Take Action Tour gives a close and personal show

Lead singer of Palisades, Lou Miceli. Photo by Nadine Rodriguez / The Beacon

By Nadine Rodriguez
Staff Writer

The Take Action Tour is an annual spring concert created back in 1999, with bands such as Jimmy Eat World and Coheed And Cambria performing across the nation. What makes this tour differ from others, however, is its purpose.

The Take Action Tour’s goal is to spread awareness about teen suicide and ways to prevent it. Recently, they have also begun educating people about sexually transmitted diseases.

This year, along with a powerful message, the Take Action Tour brought along bands like Memphis May Fire, Crown the Empire, Dance Gavin Dance and Palisades to each stop. With such energetic groups, there was not a dull moment Saturday March 14 in the Polish-American Social Club of Vero Beach.

Palisades stepped out onto the small stage circa 7 p.m. The crowd was riled up, dancing fanatically around to the haunting rhythms of their hit songs “Player Haters’ Ball” and “Bad Girls.”

It wasn’t long until the small size of the stage became evident. Fans were falling onto the stage, landing against amps and bumping into band members. Instead of discomfort or annoyance, Palisades actually expressed excitement and love for the chaos, as did the bands that followed. The lack of space in the cozy venue was creating a show so personal that it was almost unbelievable.

Once Palisades retired backstage, Dance Gavin Dance emerged. Once again, the crowd was energetic, screaming along to every lyric. Fans once again fell onto the stage, but helpful hands from their favorite band members helped them up and off the stage.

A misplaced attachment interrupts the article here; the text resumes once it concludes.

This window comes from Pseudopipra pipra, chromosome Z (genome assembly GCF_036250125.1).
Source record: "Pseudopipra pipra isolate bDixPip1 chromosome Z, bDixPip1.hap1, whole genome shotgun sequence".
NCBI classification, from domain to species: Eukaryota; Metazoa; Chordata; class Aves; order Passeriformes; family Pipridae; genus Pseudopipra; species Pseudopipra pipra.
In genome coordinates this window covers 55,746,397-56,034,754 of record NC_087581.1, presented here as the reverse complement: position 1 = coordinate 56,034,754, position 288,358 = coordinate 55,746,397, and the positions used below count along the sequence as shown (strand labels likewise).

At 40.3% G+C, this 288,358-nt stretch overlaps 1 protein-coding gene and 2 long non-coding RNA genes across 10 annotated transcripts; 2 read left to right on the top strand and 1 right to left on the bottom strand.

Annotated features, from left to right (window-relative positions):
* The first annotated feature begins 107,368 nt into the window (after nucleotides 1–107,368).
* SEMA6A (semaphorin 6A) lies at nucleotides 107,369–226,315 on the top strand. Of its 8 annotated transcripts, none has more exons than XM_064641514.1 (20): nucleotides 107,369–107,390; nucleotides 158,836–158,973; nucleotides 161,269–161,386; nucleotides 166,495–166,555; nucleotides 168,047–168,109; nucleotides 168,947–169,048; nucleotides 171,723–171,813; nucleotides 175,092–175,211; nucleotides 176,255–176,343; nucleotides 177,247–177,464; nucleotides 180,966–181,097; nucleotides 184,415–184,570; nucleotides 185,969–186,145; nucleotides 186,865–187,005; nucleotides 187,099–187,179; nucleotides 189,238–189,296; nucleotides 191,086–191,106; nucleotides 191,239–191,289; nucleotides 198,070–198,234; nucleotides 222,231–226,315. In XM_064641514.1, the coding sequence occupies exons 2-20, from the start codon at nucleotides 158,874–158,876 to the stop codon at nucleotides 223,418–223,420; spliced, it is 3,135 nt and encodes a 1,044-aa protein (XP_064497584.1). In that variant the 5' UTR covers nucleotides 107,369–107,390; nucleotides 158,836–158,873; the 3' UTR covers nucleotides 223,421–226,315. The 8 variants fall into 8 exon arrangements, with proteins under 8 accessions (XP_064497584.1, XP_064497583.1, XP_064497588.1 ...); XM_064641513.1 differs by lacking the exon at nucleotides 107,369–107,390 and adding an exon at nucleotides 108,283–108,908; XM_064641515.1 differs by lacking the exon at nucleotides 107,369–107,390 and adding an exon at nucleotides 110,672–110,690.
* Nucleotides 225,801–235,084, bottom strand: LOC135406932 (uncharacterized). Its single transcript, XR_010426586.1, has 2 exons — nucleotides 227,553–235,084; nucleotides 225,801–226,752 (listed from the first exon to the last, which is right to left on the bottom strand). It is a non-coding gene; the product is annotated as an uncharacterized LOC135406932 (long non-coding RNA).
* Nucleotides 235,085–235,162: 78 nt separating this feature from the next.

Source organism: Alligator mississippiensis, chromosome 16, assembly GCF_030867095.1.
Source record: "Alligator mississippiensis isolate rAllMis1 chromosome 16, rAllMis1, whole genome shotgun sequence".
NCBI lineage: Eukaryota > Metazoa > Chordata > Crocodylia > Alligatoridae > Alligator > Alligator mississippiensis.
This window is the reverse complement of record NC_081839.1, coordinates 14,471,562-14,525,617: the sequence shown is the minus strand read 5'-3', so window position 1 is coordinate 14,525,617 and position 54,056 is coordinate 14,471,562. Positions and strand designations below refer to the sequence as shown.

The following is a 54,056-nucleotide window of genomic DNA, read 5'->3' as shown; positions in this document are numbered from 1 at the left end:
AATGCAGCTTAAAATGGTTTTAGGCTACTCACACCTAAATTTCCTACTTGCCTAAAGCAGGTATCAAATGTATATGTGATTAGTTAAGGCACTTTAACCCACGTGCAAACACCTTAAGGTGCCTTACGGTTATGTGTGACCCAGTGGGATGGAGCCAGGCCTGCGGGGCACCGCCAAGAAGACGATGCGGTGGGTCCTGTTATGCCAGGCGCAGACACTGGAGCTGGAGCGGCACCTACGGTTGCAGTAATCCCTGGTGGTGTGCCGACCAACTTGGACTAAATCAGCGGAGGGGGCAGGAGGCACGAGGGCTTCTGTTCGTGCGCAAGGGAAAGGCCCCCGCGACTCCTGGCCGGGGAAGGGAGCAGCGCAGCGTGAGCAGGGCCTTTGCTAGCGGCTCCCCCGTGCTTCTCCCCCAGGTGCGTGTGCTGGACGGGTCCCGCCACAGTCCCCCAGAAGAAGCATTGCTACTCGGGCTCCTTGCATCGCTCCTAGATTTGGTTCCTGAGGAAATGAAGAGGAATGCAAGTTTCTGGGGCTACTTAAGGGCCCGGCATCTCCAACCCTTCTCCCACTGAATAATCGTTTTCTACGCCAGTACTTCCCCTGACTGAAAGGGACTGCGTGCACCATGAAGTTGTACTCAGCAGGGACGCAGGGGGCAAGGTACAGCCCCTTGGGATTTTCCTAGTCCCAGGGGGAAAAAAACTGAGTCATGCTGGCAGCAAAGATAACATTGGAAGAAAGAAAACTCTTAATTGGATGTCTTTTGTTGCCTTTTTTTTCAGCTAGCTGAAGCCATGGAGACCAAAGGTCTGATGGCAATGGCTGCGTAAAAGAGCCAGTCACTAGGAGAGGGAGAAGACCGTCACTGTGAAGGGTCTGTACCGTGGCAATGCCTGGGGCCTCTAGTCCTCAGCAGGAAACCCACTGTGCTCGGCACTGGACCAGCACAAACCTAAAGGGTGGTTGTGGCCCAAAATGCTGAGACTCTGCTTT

As soon Dance Gavin Dance exited, a new sense of excitement settled in. It was no secret that Crown the Empire and Memphis May Fire were the two main bands of the tour. So when Crown The Empire’s drummer, Brent Taddie, emerged from the red curtains at the end of the stage, the screams reached a new level. The rest of the band soon followed, jumping straight into one of their hit songs, “Initiation.”

The energy was palpable, the smiles on lead singer’s Andy Leo and David Escamilla’s faces were radiant, matching the ones dispersed through the crowd, complimenting teary, fanatic eyes. In all, the band played 12 songs ending the set with their trademark, “The Fallout.”

Now the tired crowd awaited the final band, Memphis May Fire, who are known for their emotional, honest lyrics and songs such as “Miles Away” and “Speechless.” The crowd went wild when the red curtain dropped and revealed the elevated drum set and lead singer Matty Mullins standing in front of it.

From afar, the crowd appeared as one, giant jumping mass of outstretched hands and screams. It was clear that both the crowd and the band loved the show, Mullins darting to and from each side of the stage, holding fan’s hands and singing to them.

Midway through the show, Mullins stated that each person in the room that night was beautiful, and whether or not they believed it, they deserved to live and to find their purpose.

Needless to say, his statement caused any dying energy in the crowd to come back to life, the fans joining in to chant the final two songs, “Without Walls” and “Legacy.”

Overall, the Vero Beach stop on the Take Action Tour was one to remember. The small size of the venue provided a raw closeness with the bands that led to a personal, transparent encounter.

This show was what concerts are all about; those fleeting, personal moments where a fan’s favorite lead singer stretches out his hand to her and the two sing a verse with their faces only inches apart.

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